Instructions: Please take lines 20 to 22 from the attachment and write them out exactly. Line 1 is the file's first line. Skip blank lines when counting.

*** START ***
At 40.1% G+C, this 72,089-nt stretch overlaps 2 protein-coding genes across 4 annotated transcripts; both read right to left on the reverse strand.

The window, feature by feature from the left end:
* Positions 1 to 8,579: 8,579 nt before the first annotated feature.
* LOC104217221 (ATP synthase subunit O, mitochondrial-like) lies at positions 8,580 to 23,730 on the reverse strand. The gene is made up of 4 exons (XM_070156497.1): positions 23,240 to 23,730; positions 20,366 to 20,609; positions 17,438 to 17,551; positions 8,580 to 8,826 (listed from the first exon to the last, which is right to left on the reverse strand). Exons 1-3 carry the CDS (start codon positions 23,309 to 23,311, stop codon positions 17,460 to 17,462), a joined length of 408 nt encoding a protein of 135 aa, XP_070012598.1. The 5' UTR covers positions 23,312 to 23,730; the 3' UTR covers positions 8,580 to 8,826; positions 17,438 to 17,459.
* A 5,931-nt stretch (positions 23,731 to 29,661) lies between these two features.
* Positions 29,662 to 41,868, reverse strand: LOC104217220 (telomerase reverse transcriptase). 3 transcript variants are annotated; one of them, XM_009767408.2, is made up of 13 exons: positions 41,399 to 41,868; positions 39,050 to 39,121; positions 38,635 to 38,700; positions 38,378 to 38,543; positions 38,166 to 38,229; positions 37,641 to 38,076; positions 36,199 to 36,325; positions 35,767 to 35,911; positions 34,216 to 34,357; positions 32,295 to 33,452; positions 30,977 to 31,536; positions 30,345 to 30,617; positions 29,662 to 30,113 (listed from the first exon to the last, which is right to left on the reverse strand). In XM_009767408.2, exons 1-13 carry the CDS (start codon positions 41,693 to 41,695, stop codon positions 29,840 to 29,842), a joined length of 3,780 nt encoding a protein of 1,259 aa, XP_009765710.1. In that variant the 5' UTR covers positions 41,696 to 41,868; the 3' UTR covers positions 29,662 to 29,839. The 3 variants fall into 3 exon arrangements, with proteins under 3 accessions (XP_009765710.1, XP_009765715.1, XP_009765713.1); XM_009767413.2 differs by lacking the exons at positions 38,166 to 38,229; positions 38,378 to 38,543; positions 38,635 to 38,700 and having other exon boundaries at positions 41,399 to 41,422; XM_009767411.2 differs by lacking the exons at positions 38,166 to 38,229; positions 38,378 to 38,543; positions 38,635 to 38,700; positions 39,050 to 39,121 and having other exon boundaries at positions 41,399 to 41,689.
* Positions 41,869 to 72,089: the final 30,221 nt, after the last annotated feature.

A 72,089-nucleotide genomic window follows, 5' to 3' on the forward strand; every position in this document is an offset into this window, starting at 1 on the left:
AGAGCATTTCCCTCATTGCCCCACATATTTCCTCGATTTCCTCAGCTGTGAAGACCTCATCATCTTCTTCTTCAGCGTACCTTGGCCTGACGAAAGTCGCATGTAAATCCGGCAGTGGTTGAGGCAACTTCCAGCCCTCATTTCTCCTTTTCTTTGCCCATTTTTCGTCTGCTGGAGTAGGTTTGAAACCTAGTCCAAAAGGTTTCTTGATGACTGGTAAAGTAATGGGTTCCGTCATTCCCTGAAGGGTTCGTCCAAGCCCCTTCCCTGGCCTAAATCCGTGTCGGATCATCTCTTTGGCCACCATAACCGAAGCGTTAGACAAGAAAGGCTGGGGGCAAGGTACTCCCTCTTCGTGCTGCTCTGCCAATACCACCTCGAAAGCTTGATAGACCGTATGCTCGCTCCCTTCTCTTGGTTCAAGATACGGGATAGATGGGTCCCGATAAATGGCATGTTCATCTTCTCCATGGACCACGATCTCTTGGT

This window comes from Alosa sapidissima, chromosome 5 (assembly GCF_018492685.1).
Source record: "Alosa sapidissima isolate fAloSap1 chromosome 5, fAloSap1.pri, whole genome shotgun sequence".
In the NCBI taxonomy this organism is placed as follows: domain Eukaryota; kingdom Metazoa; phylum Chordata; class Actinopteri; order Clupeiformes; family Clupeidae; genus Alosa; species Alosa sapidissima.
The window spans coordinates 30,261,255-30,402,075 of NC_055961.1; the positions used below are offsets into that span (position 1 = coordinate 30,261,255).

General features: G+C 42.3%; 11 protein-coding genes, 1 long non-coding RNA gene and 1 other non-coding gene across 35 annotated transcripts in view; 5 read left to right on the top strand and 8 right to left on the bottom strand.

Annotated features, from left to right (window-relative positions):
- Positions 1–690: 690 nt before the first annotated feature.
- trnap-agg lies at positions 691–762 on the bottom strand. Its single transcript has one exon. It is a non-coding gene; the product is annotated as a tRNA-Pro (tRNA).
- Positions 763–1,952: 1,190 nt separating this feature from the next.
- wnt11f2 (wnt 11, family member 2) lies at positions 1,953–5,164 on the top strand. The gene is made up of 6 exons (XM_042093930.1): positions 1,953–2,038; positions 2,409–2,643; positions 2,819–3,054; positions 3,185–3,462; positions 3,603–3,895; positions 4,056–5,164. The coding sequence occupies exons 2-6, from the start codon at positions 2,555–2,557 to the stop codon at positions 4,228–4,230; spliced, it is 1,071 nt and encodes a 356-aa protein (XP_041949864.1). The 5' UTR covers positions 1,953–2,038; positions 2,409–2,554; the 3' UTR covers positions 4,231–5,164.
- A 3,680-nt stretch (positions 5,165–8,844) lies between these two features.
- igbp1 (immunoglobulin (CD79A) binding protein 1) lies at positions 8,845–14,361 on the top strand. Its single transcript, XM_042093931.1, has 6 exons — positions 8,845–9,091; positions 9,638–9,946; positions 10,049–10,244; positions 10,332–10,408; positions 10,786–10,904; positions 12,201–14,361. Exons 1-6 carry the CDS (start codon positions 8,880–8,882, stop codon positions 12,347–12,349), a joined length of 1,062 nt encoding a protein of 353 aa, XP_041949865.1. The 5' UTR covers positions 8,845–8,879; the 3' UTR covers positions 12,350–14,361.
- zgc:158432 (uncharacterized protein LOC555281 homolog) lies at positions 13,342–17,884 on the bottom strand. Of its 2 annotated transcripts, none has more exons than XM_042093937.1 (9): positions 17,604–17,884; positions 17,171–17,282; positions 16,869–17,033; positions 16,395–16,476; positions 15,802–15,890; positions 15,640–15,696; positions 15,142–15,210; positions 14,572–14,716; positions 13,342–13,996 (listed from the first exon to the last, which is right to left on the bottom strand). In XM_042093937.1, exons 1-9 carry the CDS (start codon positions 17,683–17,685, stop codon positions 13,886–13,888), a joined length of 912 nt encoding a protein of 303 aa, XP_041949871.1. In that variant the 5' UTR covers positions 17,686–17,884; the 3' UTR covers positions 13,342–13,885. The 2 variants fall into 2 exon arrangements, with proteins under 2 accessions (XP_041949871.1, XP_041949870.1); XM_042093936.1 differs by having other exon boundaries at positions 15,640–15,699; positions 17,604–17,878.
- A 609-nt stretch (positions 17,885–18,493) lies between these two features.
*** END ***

- A 3,680-nt stretch (positions 5,165–8,844) lies between these two features.
- igbp1 (immunoglobulin (CD79A) binding protein 1) lies at positions 8,845–14,361 on the top strand. Its single transcript, XM_042093931.1, has 6 exons — positions 8,845–9,091; positions 9,638–9,946; positions 10,049–10,244; positions 10,332–10,408; positions 10,786–10,904; positions 12,201–14,361. Exons 1-6 carry the CDS (start codon positions 8,880–8,882, stop codon positions 12,347–12,349), a joined length of 1,062 nt encoding a protein of 353 aa, XP_041949865.1. The 5' UTR covers positions 8,845–8,879; the 3' UTR covers positions 12,350–14,361.
- zgc:158432 (uncharacterized protein LOC555281 homolog) lies at positions 13,342–17,884 on the bottom strand. Of its 2 annotated transcripts, none has more exons than XM_042093937.1 (9): positions 17,604–17,884; positions 17,171–17,282; positions 16,869–17,033; positions 16,395–16,476; positions 15,802–15,890; positions 15,640–15,696; positions 15,142–15,210; positions 14,572–14,716; positions 13,342–13,996 (listed from the first exon to the last, which is right to left on the bottom strand). In XM_042093937.1, exons 1-9 carry the CDS (start codon positions 17,683–17,685, stop codon positions 13,886–13,888), a joined length of 912 nt encoding a protein of 303 aa, XP_041949871.1. In that variant the 5' UTR covers positions 17,686–17,884; the 3' UTR covers positions 13,342–13,885. The 2 variants fall into 2 exon arrangements, with proteins under 2 accessions (XP_041949871.1, XP_041949870.1); XM_042093936.1 differs by having other exon boundaries at positions 15,640–15,699; positions 17,604–17,878.